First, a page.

Heat stroke is a life-threatening condition in which the body’s temperature rises far above normal. Essentially, the body’s temperature-control mechanism fails. Seek medical attention immediately when you see a combination of these symptoms: sweating stops and body temperature rises rapidly, rapid pulse, noisy breathing, convulsions or vomiting and hot flushed skin. Keeping the body temperature lowered with a cool wet sheet or immersing the person in cool water or sponging with cool water— especially in the armpits, neck and groin areas — is the most urgent first aid for heat stroke.

Sun safety for the skin

Over exposure to the sun can cause sunburn, pain and long-term risk of skin cancer, says St. John’s Ambulance. People with fair skin are most susceptible to sunburn. However, no matter what your skin type, sunburn can be sustained by anyone. Prevention is your best bet. Use a sunscreen that is strong enough to keep out harmful rays of the sun.

Ultraviolet radiation

Exposure to solar and artificial ultraviolet radiation (UVR) is widely recognized as an important and preventable cause of skin cancer.

The main source of UVR in the environment is the sun.

According to the CDA, ultraviolet light works in many different ways to cause skin cancer. Each time skin is exposed to sun and becomes tanned or burned, damage is done to individual cells and to DNA. Some cells die and some repair themselves by getting rid of the damaged DNA.

Cells that cannot repair themselves, eventually become defective cells. UVR lowers the body’s immune system and this makes it difficult to destroy defective cells. Defective cells that are not destroyed slowly grow and produce a tumour.

There are three types of UVR sun rays:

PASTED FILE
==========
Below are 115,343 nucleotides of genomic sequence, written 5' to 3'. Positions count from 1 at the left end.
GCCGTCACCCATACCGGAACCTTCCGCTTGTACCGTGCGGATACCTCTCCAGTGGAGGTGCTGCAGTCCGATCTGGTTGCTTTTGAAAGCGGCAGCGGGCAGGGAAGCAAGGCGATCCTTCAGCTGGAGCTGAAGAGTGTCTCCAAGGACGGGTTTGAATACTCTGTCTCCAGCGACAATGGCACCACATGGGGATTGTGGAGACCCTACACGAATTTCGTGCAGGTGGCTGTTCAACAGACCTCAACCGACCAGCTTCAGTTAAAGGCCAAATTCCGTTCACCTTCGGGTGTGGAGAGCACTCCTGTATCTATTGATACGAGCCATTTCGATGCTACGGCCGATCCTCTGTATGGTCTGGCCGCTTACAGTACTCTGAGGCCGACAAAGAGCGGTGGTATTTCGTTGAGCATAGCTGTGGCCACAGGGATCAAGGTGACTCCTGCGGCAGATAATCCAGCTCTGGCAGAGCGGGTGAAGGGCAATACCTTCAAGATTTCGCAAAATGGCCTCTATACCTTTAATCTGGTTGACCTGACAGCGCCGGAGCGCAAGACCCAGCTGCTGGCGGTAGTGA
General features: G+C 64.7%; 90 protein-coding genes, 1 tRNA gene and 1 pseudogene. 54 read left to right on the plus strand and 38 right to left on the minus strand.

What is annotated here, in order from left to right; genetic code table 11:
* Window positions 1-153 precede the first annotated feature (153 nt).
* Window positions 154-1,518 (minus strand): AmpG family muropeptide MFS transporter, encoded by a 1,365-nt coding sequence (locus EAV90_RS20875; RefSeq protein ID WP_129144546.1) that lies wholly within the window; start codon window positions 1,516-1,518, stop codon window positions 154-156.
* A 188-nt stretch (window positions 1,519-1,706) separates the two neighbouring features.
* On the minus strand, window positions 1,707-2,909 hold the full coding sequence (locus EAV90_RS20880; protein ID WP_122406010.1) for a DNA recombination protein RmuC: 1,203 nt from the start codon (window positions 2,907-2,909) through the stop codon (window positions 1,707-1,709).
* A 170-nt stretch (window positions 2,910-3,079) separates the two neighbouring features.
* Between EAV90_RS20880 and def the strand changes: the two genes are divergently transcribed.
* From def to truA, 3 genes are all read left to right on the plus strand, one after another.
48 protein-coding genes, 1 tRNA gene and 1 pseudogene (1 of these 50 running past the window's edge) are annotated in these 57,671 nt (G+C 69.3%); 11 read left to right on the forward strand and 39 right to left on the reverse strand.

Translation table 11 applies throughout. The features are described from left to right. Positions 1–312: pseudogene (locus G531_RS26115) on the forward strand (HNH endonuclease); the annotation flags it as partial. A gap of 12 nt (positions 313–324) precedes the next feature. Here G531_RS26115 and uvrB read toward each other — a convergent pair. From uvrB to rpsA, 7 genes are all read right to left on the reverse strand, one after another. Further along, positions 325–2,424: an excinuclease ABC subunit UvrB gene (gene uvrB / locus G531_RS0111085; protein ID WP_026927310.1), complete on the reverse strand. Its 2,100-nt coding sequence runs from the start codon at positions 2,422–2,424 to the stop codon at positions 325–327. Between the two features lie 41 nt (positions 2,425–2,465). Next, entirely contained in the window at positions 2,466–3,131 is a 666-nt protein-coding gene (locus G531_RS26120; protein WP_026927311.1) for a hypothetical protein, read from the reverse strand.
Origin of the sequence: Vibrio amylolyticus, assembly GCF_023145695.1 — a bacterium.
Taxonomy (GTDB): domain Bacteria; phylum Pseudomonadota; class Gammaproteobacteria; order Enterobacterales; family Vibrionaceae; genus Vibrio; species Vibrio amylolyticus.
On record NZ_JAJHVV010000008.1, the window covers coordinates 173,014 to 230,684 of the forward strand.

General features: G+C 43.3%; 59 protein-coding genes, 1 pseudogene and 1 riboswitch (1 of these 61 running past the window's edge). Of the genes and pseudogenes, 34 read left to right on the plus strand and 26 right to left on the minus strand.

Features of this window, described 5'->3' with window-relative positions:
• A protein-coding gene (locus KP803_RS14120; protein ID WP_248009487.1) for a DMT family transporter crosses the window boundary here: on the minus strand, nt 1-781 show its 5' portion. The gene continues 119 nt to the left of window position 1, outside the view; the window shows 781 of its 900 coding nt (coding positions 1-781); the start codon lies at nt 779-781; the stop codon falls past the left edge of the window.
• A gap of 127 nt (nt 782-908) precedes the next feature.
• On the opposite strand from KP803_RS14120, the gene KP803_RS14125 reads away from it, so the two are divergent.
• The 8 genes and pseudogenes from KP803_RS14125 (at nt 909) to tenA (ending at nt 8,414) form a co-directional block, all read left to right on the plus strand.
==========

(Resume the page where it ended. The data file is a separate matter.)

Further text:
• UVA rays, while not as powerful as UVB, penetrate more deeply into the skin and are responsible for contributing to photo damage and wrinkling of the skin, premature aging and skin cancer. UVA is prevalent in tanning parlours where tanning devices can emit two to five times more UVA than is found in natural sunlight.
  • UVB rays are shorter but stronger than UVA. UVB primarily affects the skin’s outer layers and is thought to be the primary cause of sunburn, skin aging and skin cancer. UVB rays tend to be more intense during the summer months, at higher altitudes, and at locales closer to the equator. Repeated exposure to UVB over the course of one’s life can cause skin cancer and alter the immune system.
  • UVC rays are the strongest, most dangerous rays. However, little attention is given to UVC rays as they are normally filtered by the ozone layer and do not reach the Earth.

Don’t curb your activity — just cover up!

  • Try to reduce sun exposure between 11 a.m. and 4 p.m. (e.g., schedule outdoor sporting events for early evening; if you’re a jogger, plan to do so first thing in the morning);
  • Seek shade or create your own shade (e.g., choose outdoor cafés with umbrellas or covered porches);
  • Wear clothing to cover your arms and legs;
  • Wear a wide brimmed hat and wrap-around sunglasses with UVA and UVB protection;
  • Apply sunscreen with minimum SPF #15 or higher with UVA and UVB protection (higher for individuals spending extended periods of time out of doors).